It was often said early in his career that LeBron James could lead virtually any supporting cast to 50 wins. The data backed up that assertion. He won 66 games with Mo Williams as his best teammate, after all. He reached the NBA Finals with Larry Hughes as his highest-scoring teammate and were it not for J.R. Smith, might have won a road Finals game against the greatest roster ever assembled with only a single teammate (Kevin Love) scoring in double figures. LeBron's bad-team credentials are certified.
But King James has largely ceded his throne this season to perhaps his first-ever superior teammate. When the Lakers started 2-10, it was Anthony Davis that lifted them back into the playoff race. He has outscored, out-rebounded and out-blocked James thus far this season, and he's done so on significantly more efficient shooting. The Lakers have been 11 points stronger per 100 possessions with Davis on the floor than without him, finally grabbing the plus-minus torch from James after years of disappointing bench lineups played a part in producing the Russell Westbrook trade.
That 11-point net rating differential is illustrative of the team's shifting priorities. This is no longer a James-centric offense. The game runs through Anthony Davis now. Or at least, it did. Davis is expected to miss at least a month with a right foot injury. His history suggests that it could be longer. And suddenly, James, the rising tide that has spent two decades raising all ships, is back in his usual position atop the pecking order.
This could prove problematic for the simplest of reasons: James is 37. This is his 20th NBA season. He's suffered as many injuries over the past few years as Davis. He handed control of the Lakers to his teammate by design. It's not clear whether or not he even can be the sort of singular force he was at his peak anymore. The numbers suggest that he can't.
Look at virtually any measure of individual shot-creation and James is declining significantly. After scoring almost seven points per game in pick-and-roll during the Lakers' 2020 championship run, he's down to four this season. He's lost a point per game in isolation in that time. His dwindling rim attempts are boosted largely in transition, as James ranks second in the NBA in fast-break points per game, but has seen his drives per game dip from above 14 in 2020 to below eight this season. His diminishing ability to create advantages is trickling down to his teammates. He is averaging 6.3 assists per game, relatively low compared to his career average of 7.3.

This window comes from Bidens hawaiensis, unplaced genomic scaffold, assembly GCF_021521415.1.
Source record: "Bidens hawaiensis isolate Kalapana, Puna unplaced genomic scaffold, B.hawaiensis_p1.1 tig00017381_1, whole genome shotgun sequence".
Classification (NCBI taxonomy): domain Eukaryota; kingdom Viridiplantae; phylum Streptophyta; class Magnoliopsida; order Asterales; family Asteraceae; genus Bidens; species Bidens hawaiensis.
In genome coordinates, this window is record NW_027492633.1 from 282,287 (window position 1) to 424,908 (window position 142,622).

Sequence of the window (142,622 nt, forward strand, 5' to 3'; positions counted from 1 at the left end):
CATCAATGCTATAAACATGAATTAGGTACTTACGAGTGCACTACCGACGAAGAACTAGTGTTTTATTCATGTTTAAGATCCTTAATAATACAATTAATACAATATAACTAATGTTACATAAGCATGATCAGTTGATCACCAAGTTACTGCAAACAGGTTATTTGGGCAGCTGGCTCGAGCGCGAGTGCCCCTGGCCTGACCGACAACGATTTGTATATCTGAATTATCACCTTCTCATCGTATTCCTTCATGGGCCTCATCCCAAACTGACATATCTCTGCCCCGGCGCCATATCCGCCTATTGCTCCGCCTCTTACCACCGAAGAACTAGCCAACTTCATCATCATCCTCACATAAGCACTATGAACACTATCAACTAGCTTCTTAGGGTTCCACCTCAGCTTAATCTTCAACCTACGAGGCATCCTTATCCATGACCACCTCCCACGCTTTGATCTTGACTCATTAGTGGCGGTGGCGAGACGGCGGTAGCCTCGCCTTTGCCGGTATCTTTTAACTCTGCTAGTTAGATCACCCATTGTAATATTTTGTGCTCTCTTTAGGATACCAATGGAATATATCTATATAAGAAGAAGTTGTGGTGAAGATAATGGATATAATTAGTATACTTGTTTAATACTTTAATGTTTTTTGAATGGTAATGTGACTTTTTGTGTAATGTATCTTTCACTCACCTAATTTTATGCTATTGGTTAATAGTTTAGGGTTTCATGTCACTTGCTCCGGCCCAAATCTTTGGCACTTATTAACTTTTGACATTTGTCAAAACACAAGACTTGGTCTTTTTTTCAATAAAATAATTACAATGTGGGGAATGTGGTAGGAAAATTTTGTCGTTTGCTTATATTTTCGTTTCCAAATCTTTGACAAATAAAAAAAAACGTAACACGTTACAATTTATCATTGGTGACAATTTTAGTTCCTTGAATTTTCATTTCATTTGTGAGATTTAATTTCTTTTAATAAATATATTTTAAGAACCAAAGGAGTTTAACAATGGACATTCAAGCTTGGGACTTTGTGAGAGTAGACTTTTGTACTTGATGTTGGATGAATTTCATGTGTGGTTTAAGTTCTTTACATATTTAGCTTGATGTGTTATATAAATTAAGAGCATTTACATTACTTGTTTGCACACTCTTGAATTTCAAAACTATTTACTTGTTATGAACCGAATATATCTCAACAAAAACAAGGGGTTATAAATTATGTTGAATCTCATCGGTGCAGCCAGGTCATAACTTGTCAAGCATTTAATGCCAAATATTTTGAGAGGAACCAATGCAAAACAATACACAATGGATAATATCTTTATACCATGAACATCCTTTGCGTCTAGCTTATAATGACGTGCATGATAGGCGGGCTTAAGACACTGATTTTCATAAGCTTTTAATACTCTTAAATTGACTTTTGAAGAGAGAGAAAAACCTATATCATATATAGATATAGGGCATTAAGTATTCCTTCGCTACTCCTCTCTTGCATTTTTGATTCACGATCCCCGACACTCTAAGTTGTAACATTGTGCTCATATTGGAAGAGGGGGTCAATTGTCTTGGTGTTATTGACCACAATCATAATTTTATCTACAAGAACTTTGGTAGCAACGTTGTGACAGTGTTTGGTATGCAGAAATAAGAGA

James is still among the best players in the NBA, of course, He's just been able to make up for his reasonable age-related decline in other areas. He's shooting more 3-pointers. He's scoring more as a cutter. He's taken on more roll-man duties in pick-and-roll. These are worthwhile traits for the healthy Lakers. They're luxuries for the Lakers that exist today. With Davis gone, the Lakers have almost 70 touches per game that need to be replaced. James will surely take the brunt of them.
After all, this roster is the epitome of every "LeBron James can do X with any roster in basketball" quip. The struggle to replace Davis is going to largely boil down to minimum-salary players. The Lakers have nine of them, including all three possible Davis replacements in Thomas Bryant, Damian Jones and Wenyen Gabriel. Key guards Austin Reaves and Dennis Schroder qualify as well, and while Lonnie Walker IV came for the mid-level exception, he was hardly a hot commodity before landing in Los Angeles. Westbrook may be a former MVP, but there's only so much he can do coming off of the bench.
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All of this points back to James. The Lakers have given him a flawed roster, and they aren't going to do much to improve it until he proves to them that he deserves it. It's a sensible approach, in theory. The Lakers have been hesitant to attach first-round picks in trades even with James and Davis healthy. Without Davis, this season is in jeopardy.
The Lakers are already 12-16. They didn't have room to lose games as it was. The post-Davis reality is going to force losses onto them. If the Lakers slip far enough down the standings, the front office is going to abandon win-now talks altogether. It won't matter how healthy Davis is in February if the Lakers are 10 games below .500.
That places the onus on James to not only save his own season, but the one Davis is having as well. It's a burden no player has ever absorbed in his 20th season, yet it feels almost tame by LeBron's standards. He doesn't need to lead a poor roster to 50 wins. He just needs to keep one afloat long enough for his best teammate to make it back to the court in one piece. If he can no longer do that? Then this season was doomed from the start anyway.